I don't know that I have much to add to the good, better, best discussion, but I wanted to share a few stories (don't know what good they will do):
1. We had a cub scout leader years ago who refused to provide her SSN for the BSA background check. The bishop said that she was a member in good standing and held a TR, so he wasn't concerned about the BSA approval. It was odd.
2.An older gentleman in our ward was accused years and years ago of inappropriate actions against a young woman. The authorities were never called (despite the fact that the YW's father was a police officer) and the family moved out of the ward. That YW is now a grown woman and is attending a different church with her children. When my husband became bishop, he checked this accused man's membership record and sure enough, there IS a red flag by the man's name. It's there when ministering assignments are made and my husband has to manually approve those assignments. This man is not to be assigned to a family with children (nor will he ever hold a primary or YM or youth SS calling). While there isn't a background check, there are red flags when something has been brought to the ward leadership's attention. This man was never brought in for church discipline. It was left at "accusation-level" only, but there is still a red flag placed there. It's better than nothing.
3. Another family in another of our wards had an issue with a young adult male primary teacher. He crossed the line with their young daughter. The family fought for punishment on the ward level, but didn't pursue it on a legal scale. It was kept very quiet and even now (decades later), neither party talks about it. However, shortly after this family moved, the young man found a teenage girl to date...and we saw a similar story with her. Her family moved as well and there was a major ward division (who did we believe? The young man or the girl?). Had ANYONE talked openly about his actions with the primary girl, this teenage girl may not have fallen victim to the same young man.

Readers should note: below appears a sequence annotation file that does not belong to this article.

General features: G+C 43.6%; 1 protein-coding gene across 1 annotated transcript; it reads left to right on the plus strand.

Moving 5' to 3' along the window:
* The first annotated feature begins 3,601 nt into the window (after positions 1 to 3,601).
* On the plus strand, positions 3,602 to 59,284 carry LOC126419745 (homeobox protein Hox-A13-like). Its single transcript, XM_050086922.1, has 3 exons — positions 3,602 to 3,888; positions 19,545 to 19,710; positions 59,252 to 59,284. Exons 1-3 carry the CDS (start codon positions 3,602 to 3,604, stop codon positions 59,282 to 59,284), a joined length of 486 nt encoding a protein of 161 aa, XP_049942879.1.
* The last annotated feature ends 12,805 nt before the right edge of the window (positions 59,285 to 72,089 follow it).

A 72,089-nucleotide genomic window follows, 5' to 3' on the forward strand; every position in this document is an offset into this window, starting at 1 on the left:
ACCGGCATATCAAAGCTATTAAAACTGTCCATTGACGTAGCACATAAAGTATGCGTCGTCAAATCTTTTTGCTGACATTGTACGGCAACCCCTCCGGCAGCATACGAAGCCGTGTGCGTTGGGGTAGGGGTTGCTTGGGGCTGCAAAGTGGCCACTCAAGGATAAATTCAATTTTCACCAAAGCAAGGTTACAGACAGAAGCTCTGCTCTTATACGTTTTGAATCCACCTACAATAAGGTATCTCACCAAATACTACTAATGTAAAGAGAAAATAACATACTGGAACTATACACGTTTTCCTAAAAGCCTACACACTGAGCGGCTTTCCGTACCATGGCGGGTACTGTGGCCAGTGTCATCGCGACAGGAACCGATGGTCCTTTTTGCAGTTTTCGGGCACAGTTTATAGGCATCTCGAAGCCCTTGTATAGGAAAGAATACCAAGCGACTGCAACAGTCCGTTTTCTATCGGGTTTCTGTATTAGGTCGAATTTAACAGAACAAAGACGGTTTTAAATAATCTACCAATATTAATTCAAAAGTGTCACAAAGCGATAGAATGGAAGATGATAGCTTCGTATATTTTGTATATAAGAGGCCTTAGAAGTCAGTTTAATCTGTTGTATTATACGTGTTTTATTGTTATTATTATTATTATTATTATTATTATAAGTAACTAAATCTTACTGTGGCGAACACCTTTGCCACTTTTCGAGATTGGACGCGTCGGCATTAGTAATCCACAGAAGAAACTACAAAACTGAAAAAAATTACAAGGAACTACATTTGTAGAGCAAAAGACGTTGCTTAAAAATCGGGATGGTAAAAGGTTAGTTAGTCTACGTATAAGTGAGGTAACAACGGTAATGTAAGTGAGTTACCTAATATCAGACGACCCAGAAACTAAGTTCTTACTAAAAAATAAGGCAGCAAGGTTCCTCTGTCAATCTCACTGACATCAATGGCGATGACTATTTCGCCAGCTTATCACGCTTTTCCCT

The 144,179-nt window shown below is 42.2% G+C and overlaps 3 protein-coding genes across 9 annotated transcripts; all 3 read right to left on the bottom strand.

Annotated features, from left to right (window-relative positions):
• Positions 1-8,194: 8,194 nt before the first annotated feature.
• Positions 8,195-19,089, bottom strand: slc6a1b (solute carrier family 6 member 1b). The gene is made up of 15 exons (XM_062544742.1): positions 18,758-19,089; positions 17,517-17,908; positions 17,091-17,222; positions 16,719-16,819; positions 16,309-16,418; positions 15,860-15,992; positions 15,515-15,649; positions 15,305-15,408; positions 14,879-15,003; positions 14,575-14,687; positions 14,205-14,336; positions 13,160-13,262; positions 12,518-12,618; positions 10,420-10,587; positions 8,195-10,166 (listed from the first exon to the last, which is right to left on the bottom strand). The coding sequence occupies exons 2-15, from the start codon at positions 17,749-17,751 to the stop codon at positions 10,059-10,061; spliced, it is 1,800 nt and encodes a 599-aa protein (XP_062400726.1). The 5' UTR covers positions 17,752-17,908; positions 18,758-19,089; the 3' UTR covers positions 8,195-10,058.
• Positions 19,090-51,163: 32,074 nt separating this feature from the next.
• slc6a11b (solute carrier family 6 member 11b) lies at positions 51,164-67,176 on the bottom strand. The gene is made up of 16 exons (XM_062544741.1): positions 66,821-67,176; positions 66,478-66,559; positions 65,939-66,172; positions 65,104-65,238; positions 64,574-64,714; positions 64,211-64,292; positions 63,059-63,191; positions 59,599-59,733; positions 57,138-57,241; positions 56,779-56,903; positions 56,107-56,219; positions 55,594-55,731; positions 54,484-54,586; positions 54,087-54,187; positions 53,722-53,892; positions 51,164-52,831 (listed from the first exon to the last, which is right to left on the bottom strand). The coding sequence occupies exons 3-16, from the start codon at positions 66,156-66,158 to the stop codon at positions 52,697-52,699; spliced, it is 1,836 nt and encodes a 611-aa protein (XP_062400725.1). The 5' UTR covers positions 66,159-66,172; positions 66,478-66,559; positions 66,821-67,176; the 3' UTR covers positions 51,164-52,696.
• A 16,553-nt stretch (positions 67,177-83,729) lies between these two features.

4. My husband is also a mandatory reporter for his job (and as a bishop) and I know for a fact that we have a mom of several young children who routinely looses her cool with them and is borderline emotionally abusive to a few of them (I've seen it). She is a good friend of mine, so I don't tell my husband b/c then he has to make the call, right? If he makes the call, we lose her and the family to bitterness and inactivity. The fallout from a CPS call would be devastating. Am I protecting her or am I protecting him?
5. Two-deep leadership is becoming almost essential in ANY situation with the youth. I am a seminary teacher. I was waiting in the hall by the door to the church one morning, watching for one particular student to arrive (we have 3 other teachers in the building who teach close to the outside door). I greeted kids as they came in, but I was alone in the hall with them as I did so. Apparently, I offended one of the youth with my greeting and as this youth passed the story around class, it morphed into something far worse and parents of other youth were getting concerned. I finally received a phone call from one mom blasting me for my actions. It was ugly, but because I had no other adult with me, my defense was useless.
We really are raising kids in a cultural society where they are trained to look for offense. I'm sure we've all been in situations like that. It's only getting worse.
6. If background checks were mandatory,
-how often would they be run?
-how many people would refuse to do them (for whatever reason) and, therefore, decrease the number of badly needed primary teachers?
-what would happen if someone agreed to the check, it came back dirty and the person was either released or never given a calling?
Ward members would be curious and would we be creating a state of suspicion and gossip?